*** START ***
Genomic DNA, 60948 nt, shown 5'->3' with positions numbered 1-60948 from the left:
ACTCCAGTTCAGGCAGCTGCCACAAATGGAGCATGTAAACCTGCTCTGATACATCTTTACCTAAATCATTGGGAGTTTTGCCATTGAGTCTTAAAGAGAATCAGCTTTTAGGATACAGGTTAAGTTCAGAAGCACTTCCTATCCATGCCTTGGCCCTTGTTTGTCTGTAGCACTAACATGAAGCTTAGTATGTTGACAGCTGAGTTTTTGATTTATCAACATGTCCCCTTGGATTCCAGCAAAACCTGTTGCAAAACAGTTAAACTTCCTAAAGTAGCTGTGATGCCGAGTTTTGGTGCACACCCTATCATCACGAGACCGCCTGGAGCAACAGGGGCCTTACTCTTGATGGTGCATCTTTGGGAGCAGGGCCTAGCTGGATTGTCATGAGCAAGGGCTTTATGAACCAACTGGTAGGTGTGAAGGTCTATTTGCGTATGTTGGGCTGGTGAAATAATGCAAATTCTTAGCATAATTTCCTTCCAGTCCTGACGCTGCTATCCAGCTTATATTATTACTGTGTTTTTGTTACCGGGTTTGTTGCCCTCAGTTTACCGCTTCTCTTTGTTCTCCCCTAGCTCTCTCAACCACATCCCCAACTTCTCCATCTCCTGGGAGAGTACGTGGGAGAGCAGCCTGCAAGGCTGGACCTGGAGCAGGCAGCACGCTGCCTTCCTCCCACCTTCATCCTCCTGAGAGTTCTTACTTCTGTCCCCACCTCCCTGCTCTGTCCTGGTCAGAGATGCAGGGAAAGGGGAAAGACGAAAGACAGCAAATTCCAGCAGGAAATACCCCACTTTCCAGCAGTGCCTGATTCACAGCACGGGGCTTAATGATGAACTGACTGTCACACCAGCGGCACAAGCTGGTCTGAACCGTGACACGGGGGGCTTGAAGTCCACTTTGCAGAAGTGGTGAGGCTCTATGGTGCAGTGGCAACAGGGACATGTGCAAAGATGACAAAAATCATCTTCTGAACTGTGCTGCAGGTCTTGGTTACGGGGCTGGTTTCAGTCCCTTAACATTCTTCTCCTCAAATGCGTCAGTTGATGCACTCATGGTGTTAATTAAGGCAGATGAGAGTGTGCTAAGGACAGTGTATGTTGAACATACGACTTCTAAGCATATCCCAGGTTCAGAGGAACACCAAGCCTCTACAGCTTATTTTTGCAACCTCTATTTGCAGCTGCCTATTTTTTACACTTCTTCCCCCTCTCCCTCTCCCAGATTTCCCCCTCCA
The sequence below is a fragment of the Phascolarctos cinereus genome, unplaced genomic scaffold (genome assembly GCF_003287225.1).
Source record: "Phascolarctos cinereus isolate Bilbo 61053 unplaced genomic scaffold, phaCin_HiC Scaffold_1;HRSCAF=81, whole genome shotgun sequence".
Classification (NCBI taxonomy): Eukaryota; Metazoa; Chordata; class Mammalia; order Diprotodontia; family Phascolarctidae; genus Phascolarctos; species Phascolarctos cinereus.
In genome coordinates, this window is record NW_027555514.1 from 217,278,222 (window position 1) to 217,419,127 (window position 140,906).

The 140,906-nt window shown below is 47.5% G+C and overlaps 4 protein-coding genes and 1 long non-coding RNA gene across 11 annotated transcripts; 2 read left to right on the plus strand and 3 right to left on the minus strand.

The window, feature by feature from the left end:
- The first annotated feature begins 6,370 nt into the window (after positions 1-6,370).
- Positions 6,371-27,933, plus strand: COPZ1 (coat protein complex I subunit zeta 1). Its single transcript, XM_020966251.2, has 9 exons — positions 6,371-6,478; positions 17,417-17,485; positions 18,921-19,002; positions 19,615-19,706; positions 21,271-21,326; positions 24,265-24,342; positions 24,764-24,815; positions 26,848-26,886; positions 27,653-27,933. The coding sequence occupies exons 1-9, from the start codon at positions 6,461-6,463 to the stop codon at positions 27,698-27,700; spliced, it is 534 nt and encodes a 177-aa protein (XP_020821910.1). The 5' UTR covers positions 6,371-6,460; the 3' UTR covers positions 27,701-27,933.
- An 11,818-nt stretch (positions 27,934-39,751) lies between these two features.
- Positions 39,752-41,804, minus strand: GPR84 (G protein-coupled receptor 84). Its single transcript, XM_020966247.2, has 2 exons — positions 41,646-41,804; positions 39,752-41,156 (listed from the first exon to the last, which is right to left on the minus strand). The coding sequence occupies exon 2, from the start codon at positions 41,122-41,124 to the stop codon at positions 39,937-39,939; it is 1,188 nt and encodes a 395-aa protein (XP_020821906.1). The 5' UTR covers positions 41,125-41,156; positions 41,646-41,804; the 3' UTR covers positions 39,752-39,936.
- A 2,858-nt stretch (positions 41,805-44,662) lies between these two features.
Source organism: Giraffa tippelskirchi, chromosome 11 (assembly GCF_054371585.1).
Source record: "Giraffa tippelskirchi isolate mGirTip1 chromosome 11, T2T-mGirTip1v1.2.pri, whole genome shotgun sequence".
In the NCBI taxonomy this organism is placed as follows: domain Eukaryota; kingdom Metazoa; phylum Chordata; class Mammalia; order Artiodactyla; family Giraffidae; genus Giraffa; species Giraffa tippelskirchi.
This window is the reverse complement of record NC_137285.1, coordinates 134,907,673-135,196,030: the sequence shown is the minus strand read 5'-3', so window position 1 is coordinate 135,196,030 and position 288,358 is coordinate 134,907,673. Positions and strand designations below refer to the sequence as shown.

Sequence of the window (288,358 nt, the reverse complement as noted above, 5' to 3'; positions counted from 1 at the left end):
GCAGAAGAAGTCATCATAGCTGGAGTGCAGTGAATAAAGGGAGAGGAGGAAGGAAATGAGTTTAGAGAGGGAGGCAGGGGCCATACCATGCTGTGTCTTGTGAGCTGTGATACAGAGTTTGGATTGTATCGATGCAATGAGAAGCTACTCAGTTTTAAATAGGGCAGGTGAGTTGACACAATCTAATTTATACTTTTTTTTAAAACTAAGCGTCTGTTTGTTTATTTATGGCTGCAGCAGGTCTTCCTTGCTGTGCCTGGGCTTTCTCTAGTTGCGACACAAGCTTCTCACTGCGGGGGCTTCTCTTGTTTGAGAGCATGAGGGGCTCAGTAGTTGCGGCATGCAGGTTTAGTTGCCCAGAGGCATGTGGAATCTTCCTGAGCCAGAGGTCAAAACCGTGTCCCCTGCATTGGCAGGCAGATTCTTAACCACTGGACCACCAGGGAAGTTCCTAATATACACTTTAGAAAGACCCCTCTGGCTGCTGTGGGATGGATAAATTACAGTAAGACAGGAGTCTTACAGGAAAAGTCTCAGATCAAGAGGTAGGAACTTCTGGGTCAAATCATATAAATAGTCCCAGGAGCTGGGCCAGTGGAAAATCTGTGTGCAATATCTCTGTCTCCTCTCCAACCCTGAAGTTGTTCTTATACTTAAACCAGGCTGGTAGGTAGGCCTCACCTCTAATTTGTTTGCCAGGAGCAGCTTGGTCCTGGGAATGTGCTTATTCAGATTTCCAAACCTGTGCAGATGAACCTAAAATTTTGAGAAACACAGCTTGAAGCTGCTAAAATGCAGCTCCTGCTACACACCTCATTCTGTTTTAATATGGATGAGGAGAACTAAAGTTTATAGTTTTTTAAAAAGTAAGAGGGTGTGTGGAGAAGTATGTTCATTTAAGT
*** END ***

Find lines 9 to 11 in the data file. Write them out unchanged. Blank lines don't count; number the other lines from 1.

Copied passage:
- The first annotated feature begins 6,370 nt into the window (after positions 1-6,370).
- Positions 6,371-27,933, plus strand: COPZ1 (coat protein complex I subunit zeta 1). Its single transcript, XM_020966251.2, has 9 exons — positions 6,371-6,478; positions 17,417-17,485; positions 18,921-19,002; positions 19,615-19,706; positions 21,271-21,326; positions 24,265-24,342; positions 24,764-24,815; positions 26,848-26,886; positions 27,653-27,933. The coding sequence occupies exons 1-9, from the start codon at positions 6,461-6,463 to the stop codon at positions 27,698-27,700; spliced, it is 534 nt and encodes a 177-aa protein (XP_020821910.1). The 5' UTR covers positions 6,371-6,460; the 3' UTR covers positions 27,701-27,933.
- An 11,818-nt stretch (positions 27,934-39,751) lies between these two features.